A VOA Snapshot - Part of the continuing coverage in this, VOA's 60th Anniversary Year
VOA first went on the air in 1942, 70 days after the attack on Pearl Harbor. The goal was to broadcast the news to people who only had access to the other side's propaganda. In 1952, VOA's 10th anniversary broadcast used dramatizations to highlight those years.
Behind the Axis Curtain, the era of the sub-cellar of the muffled sound of hand-presses. Picture a small room, in the shadows an anonymous few men and women; perhaps you were one of them. They lean across a table, straining to catch the words from a battered shortwave radio: "Today in the Pacific theater, American forces captured . . .".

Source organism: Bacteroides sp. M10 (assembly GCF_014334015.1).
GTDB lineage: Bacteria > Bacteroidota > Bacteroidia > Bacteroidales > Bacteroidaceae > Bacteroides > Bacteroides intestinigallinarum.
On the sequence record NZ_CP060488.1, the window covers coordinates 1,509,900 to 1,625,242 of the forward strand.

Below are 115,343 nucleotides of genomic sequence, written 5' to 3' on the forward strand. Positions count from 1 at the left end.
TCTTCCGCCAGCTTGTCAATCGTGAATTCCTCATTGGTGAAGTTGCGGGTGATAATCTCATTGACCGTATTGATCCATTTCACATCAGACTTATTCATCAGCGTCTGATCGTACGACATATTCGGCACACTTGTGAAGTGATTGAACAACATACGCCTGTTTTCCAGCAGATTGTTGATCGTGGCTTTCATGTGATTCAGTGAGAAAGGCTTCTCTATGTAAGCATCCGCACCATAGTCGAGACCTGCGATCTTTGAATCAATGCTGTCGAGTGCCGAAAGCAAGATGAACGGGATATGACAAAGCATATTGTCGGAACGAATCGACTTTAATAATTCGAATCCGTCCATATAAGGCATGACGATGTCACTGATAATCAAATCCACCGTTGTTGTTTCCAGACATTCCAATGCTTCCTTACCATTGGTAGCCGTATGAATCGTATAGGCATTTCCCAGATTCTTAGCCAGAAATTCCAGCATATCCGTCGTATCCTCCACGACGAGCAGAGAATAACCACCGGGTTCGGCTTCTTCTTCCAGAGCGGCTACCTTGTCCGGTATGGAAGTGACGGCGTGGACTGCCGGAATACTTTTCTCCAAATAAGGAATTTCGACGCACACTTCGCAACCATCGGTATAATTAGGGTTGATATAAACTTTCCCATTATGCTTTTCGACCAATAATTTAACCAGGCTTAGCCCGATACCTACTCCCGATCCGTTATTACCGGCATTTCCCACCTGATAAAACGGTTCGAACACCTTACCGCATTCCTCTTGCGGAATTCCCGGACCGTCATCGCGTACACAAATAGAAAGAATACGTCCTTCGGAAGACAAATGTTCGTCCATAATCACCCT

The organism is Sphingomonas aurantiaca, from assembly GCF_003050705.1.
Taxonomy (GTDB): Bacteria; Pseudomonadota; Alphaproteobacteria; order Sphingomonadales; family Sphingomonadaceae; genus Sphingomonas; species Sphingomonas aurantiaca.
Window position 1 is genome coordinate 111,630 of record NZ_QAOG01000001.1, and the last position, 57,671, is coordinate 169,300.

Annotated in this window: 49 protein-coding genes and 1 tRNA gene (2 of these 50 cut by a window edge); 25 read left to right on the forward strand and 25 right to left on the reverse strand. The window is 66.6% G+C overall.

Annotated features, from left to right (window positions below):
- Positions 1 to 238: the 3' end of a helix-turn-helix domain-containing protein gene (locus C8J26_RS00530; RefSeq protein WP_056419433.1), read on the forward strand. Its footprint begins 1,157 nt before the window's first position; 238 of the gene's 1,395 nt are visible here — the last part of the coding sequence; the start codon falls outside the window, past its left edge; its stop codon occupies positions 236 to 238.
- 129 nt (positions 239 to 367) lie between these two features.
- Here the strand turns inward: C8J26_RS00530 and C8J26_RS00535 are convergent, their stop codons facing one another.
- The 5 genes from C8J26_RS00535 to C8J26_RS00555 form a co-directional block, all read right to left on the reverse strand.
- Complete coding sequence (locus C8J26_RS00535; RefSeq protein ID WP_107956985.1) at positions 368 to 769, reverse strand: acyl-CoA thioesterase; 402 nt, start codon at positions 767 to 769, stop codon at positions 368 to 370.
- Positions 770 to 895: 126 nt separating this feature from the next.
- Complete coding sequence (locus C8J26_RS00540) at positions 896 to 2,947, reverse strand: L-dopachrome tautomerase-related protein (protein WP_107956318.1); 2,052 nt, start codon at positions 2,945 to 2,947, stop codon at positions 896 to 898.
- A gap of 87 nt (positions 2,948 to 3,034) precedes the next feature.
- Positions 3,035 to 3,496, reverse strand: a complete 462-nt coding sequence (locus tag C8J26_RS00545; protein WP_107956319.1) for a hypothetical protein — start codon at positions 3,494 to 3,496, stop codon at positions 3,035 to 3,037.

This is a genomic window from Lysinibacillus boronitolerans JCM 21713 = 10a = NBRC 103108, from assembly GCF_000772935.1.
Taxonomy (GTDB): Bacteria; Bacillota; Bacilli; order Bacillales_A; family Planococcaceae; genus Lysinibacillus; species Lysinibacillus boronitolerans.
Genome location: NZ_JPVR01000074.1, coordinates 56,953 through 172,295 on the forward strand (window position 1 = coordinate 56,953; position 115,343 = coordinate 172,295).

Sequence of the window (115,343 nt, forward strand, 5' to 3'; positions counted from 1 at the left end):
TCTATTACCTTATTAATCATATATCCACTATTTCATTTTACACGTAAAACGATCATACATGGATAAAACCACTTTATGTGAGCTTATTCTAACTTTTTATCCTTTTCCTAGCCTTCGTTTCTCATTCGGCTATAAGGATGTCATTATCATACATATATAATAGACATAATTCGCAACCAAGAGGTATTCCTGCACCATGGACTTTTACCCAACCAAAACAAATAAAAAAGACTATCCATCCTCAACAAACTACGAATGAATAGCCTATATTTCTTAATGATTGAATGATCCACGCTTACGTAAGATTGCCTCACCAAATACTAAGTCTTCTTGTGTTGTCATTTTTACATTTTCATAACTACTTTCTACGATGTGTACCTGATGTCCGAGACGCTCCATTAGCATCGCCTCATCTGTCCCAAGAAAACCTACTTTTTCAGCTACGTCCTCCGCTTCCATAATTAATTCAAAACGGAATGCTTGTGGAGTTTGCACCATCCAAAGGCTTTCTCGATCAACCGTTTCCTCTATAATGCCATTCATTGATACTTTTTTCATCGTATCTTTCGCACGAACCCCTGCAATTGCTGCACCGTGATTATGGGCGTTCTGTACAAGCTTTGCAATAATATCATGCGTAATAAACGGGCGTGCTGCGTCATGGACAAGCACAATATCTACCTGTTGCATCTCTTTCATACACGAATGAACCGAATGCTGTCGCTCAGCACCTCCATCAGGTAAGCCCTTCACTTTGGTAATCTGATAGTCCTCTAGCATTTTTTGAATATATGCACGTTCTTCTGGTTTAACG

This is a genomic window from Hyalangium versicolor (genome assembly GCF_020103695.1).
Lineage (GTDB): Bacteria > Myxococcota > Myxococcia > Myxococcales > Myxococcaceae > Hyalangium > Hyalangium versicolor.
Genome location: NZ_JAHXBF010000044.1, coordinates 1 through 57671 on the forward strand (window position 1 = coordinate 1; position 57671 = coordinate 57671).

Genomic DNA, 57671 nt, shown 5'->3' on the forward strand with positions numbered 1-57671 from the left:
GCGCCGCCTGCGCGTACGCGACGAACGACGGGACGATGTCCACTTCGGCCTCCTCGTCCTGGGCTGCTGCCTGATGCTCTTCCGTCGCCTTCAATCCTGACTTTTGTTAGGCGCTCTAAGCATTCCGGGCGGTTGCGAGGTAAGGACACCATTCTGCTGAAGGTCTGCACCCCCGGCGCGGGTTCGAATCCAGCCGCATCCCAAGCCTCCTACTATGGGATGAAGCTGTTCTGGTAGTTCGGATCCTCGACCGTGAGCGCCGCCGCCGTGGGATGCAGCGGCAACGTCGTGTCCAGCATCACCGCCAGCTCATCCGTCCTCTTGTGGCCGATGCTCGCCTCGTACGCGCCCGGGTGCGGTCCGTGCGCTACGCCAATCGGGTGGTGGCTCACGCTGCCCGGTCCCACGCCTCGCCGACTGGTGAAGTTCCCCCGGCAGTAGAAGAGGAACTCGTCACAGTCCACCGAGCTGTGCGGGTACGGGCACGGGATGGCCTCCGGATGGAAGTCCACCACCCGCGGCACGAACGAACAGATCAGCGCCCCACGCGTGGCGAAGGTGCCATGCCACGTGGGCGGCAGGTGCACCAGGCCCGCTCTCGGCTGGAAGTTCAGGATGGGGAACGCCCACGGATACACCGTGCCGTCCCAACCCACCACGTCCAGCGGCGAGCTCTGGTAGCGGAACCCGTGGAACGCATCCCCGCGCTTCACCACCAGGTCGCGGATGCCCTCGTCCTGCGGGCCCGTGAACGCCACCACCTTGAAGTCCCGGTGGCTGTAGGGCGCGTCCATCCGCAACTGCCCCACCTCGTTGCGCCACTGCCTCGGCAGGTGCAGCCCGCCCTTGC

But by that 10th anniversary, VOA was focused on a new war - The Cold War.
By 1949, in Moscow, in Prague, people again were gathering in attics and sub-cellars, listening: "This is the Voice of America. In Hungary, the communist government has announced ...".
Those 1952 dramatizations sound corny now, in an era when Europeans can listen to VOA on the Internet and on their car radios. But there are still places in the world where listening to foreign radio is dangerous, and people still have to hide in basements or close the drapes, just to hear the news.
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